Performance – Competitors, Processor, General, Hard Drive
I’ve already mentioned several times that the performance of this laptop is nothing to scoff at. I don’t think I’ve spoiled anything by saying that. This laptop had an Ivy Bridge Core i7 quad-core and that means it’s going to be among the fastest laptop’s we’ve ever reviewed, barring some sort of product engineering disaster. Including an Nvidia 640M LE graphics solution serves to round out the package nicely.
To provide competition for the Lenovo IdeaPad Y480, we’re going to be using the ASUS N56VM (the Ivy Bridge reference laptop), which packs a faster Core i7 quad but less powerful Nvidia GT 630M graphics. We’re also going to reference the AMD Trinity reference laptop and the older Dell XPS 15z, which had a Sandy Bridge Core i7 dual-core and Nvidia GT 525M graphics.
All of these laptops hover around the same price range and all are well-rounded multimedia laptops with capable processors and GPUs suitable for light gaming.
Performance – Processor
Let’s start with the standard synthetic processor benchmarks. SiSoft Sandra leads, as usual.
Ever since we looked at our first Ivy Bridge quad-cores I’ve wondered what the real difference is between the least expensive model and the more powerful version we’d received in the reference platform. Now we have the answer – not much. The Core i7-3610QM still offers excellent raw performance.
Let’s see how it stacks up in 7-Zip and Peacekeeper.
7-Zip, which is extremely well optimized for multiple threads, shows the Ivy Bridge quad-cores walking away from the other competitors but not offering much variation between each other. This is to be expected considering the workload of that benchmark.
Peacekeeper, which emphasizes clock speed over multi-threaded performance, shows all of the Intel processors trading blows while the AMD A10 sits far behind. The overall victor is actually the Sandy Bridge Core i7 dual-core in the XPS 15z. This is not a surprise because it offers high clock speeds.
Performance – General Processor
Now we enter the general processor performance benchmarks. These two really aren’t benchmarks at all, but simply CPU-bound real-world applications. We test how long the tasks require to complete using a stopwatch.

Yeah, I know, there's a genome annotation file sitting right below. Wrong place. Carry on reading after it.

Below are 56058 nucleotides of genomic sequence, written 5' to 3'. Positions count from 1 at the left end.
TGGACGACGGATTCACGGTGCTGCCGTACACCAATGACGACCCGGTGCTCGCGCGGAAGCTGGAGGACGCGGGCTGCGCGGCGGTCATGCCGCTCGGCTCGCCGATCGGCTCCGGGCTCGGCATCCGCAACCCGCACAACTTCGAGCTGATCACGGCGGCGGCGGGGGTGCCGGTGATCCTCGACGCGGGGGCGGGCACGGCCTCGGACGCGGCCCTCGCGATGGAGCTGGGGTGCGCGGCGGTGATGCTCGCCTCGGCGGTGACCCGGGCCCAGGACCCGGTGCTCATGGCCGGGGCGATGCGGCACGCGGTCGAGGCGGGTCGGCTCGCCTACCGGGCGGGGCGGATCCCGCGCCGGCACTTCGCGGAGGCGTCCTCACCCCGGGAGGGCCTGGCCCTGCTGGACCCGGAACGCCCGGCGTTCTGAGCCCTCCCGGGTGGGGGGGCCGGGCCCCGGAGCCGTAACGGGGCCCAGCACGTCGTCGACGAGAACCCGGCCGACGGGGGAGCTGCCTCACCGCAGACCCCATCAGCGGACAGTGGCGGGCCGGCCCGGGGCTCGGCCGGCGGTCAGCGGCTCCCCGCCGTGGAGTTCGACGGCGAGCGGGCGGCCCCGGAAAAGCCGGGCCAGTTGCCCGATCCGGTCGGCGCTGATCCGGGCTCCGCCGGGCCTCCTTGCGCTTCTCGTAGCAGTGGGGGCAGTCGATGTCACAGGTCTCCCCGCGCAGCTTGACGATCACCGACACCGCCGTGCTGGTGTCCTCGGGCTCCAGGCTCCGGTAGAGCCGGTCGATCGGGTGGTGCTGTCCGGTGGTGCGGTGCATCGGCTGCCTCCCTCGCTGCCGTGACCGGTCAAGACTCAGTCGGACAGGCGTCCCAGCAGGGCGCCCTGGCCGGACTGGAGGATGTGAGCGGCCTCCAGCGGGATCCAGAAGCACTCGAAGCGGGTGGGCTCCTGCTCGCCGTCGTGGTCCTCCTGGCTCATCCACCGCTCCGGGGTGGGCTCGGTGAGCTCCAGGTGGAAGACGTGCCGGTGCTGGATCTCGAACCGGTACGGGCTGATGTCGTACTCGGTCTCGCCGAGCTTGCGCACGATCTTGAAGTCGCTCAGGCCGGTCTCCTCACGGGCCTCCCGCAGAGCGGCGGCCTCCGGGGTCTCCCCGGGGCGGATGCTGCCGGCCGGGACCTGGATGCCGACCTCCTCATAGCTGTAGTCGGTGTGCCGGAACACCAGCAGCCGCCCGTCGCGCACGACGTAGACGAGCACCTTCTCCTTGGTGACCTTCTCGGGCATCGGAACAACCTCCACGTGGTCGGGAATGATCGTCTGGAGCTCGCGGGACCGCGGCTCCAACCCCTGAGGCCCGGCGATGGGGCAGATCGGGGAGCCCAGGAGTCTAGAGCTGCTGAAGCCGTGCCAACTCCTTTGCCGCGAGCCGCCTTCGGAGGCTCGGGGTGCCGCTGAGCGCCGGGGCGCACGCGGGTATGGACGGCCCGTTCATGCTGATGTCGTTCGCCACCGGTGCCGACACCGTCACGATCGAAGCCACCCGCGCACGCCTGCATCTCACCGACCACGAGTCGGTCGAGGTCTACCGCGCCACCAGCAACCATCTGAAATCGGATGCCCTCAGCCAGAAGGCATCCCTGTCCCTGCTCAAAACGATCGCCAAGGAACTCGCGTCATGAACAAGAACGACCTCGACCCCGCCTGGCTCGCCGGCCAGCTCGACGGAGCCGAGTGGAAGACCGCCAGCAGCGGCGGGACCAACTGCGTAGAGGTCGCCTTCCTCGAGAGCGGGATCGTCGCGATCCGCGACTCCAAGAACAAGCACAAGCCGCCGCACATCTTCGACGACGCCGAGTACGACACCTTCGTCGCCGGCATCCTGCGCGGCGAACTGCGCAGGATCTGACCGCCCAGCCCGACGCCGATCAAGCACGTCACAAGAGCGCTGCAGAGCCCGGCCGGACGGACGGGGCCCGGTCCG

Let’s start with Windows Live Movie Maker, which sees us saving a video project in 1080p.
The Core i7-3610QM in the IdeaPad Y480 actually wins this competition with a small gap that I’d just about consider within the margin of error (for reference, the ASUS G75V gaming laptop with the same Core i7-3720QM as the ASUS N56VM was exactly 20 seconds quicker than the Y480). The older dual-core Sandy Bridge in the XPS 15z is way behind, and the AMD Trinity system is way behind that.
Now let’s look at SunLit Green BatchBlitz. While Windows Live Movie Maker has proven itself to be quite well optimized for multiple threads, BatchBlitz hasn’t. Which is why we use it – many real-world programs don’t make the best use of multiple threads and it’s good to see how that might impact the performance picture.
In this workload we can see that the Core i7-3720QM in the ASUS N56VM is the clear victor while the older Core i7-dual core and the new Core i7 quad-core trade blows. The A10-4600M is still a fair bit behind, but it manages much better than it did in Windows Live Movie Maker.
Performance – Hard Drive
Though there are solid state drive options available for the Y480, our laptop came with a relatively basic 750GB mechanical drive (the Western Digital Caviar Blue) that spins up to 5400 RPM. This doesn’t seem like a performance knock-out, so let’s see if that’s the case.
The Y480 performs poorly in ATTO, providing results that are consistently below the drives found in the competitors. The 4K Read/Write speeds look particularly bad. It’s not as if the other competing laptops had 7200 RPM drives, either – they also had 5400 RPM models.
We’ll see if HD Tune backs up these results.
These figures confirm what ATTO found – the drive in the Y480 isn’t fast. It has the longest access times of this bunch and the lowest average transfer rate. It does manage to offer a competitive burst rate but, of the figures we record from HD Tune, this is the least important.